This paper provides an overview of results from an Australian Research Council-funded project "Sentiments and Risks: The Changing Nature of Human-Animal Relations in Australia." The data discussed come from a survey of 2000 representative Australians at the capital city, state, and rural regional level. It provides both a snapshot of the state of involvement of Australians with nonhuman animals and their views on critical issues: ethics, rights, animals as food, risk from animals, native versus introduced animals, hunting, fishing, and companionate (...)
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  17.  59
    “We Can Rebuild Him!”: The Essentialisation of the Human/Cyborg Interface in the Twenty-First Century, or Whatever Happened to The Six Million Dollar Man? [REVIEW]Simon Bacon - 2013 - AI and Society 28 (3):267-276.
    This paper aims to show how recent cinematic representations reveal a far more pessimistic and essentialised vision of Human/Cyborg hybridity in comparison with the more enunciative and optimistic ones seen at the end of the twentieth century. Donna Haraway’s still influential 1985 essay “A Cyborg Manifesto” saw the combination of the organic and the technological as offering new and exciting ways beyond the normalised culturally constructed categories of gender and identity formation. However, more recently critics see her later writings as (...)
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  18.  11
    Review of Gene Transfer and the Ethics of First-in-Human Research[REVIEW]David B. Resnik - 2011 - Studies in Ethics, Law, and Technology 5 (1).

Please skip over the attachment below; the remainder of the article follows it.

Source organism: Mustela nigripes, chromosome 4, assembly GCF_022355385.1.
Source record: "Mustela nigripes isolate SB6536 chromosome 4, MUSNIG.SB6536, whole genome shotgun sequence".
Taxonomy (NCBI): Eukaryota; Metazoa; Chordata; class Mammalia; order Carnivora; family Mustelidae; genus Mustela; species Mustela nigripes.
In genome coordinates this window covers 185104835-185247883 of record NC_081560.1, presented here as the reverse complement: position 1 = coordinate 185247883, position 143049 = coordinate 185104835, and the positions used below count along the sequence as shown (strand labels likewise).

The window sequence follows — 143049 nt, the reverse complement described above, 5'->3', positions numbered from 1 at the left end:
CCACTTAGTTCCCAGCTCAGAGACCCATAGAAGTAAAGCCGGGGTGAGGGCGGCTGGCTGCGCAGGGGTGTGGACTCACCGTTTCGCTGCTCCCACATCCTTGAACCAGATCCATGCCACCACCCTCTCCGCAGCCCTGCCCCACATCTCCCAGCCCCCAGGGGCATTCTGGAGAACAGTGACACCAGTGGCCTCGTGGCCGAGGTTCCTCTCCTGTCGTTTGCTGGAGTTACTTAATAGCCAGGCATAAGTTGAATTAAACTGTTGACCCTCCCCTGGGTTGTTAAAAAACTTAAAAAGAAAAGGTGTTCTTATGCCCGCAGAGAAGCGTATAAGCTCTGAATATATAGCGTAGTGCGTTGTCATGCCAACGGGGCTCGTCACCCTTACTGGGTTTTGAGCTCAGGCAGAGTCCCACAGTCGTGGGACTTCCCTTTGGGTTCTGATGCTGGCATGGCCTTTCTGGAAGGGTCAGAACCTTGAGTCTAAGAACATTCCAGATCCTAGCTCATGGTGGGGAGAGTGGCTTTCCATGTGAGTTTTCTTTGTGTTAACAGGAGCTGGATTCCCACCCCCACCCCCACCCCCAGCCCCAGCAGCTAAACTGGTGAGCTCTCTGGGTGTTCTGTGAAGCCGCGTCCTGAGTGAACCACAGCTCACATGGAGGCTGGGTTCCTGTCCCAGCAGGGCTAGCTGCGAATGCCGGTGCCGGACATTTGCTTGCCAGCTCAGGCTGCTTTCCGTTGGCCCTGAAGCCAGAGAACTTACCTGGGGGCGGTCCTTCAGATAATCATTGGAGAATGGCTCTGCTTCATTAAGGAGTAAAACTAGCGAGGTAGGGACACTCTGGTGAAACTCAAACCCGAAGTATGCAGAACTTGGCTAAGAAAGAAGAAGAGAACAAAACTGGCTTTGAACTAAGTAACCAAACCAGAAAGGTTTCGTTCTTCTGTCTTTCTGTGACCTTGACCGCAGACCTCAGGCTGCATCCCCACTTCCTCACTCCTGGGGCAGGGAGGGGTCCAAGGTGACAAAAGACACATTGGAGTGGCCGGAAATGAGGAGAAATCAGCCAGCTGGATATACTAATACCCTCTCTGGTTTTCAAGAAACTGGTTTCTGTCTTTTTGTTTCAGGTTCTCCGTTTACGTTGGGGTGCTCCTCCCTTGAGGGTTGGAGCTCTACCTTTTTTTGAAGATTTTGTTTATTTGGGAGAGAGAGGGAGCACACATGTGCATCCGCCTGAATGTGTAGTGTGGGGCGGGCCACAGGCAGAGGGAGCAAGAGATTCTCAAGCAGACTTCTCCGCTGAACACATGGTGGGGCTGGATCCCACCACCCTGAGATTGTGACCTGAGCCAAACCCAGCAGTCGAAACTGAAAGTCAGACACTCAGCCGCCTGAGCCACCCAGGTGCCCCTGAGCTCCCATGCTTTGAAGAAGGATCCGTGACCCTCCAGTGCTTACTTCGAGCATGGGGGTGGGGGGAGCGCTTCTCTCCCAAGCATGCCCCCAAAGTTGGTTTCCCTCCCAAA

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  19. Review of Gene Transfer and the Ethics of First-in-Human Research. [REVIEW]David Resnik - 2011 - Law and Ethics of Human Rights 5 (1).
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  20.  1
    Building an Ethical Foundation for First-in-Human Nanotrials.Rebecca Dresser - 2012 - Journal of Law, Medicine and Ethics 40 (4):802-808.
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  21. First-in-Human Trial Participants: Not a Vulnerable Population, but Vulnerable Nonetheless.Rebecca Dresser - 2009 - Journal of Law, Medicine and Ethics 37 (1):38-50.
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  22.  2
    Addressing the Ethical Challenges of First in-Human Trials.Audrey R. Chapman - 2011 - Journal of Clinical Research and Bioethics 2 (4).
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  23.  1
    Nanomedicine First-in-Human Research: Challenges for Informed Consent.Nancy M. P. King - 2012 - Journal of Law, Medicine and Ethics 40 (4):823-830.
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  24.  1
    Rethinking Risk Assessment for Emerging Technology First-in-Human Trials.Anna Genske & Sabrina Engel-Glatter - 2016 - Medicine, Health Care and Philosophy 19 (1):125-139.
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  25.  14
    First International Workshop of the Tiss. EU Project: Rights and Entitlements in Human Tissue and Cells.Katharina Beier - 2009 - Ethik in der Medizin 21 (2):153-155.
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  26.  3
    First International Workshop of the Tiss.EU Project: Rights and Entitlements in Human Tissue and Cells. [REVIEW]Dr Katharina Beier - 2009 - Ethik in der Medizin 21 (2):153-155.
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  27. First in, Last Out?: The Evolution of Aphasic Lexical Speech Automatisms to Agrammatism and the Evolution of Human Communication.Chris Code - 2005 - Interaction Studiesinteraction Studies Social Behaviour and Communication in Biological and Artificial Systems 6 (2):311-334.
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  28.  1
    Environmental Security and the Recombinant Human: Sustainability in the Twenty-First Century.M. Redclift - 2001 - Environmental Values 10 (3):289-299.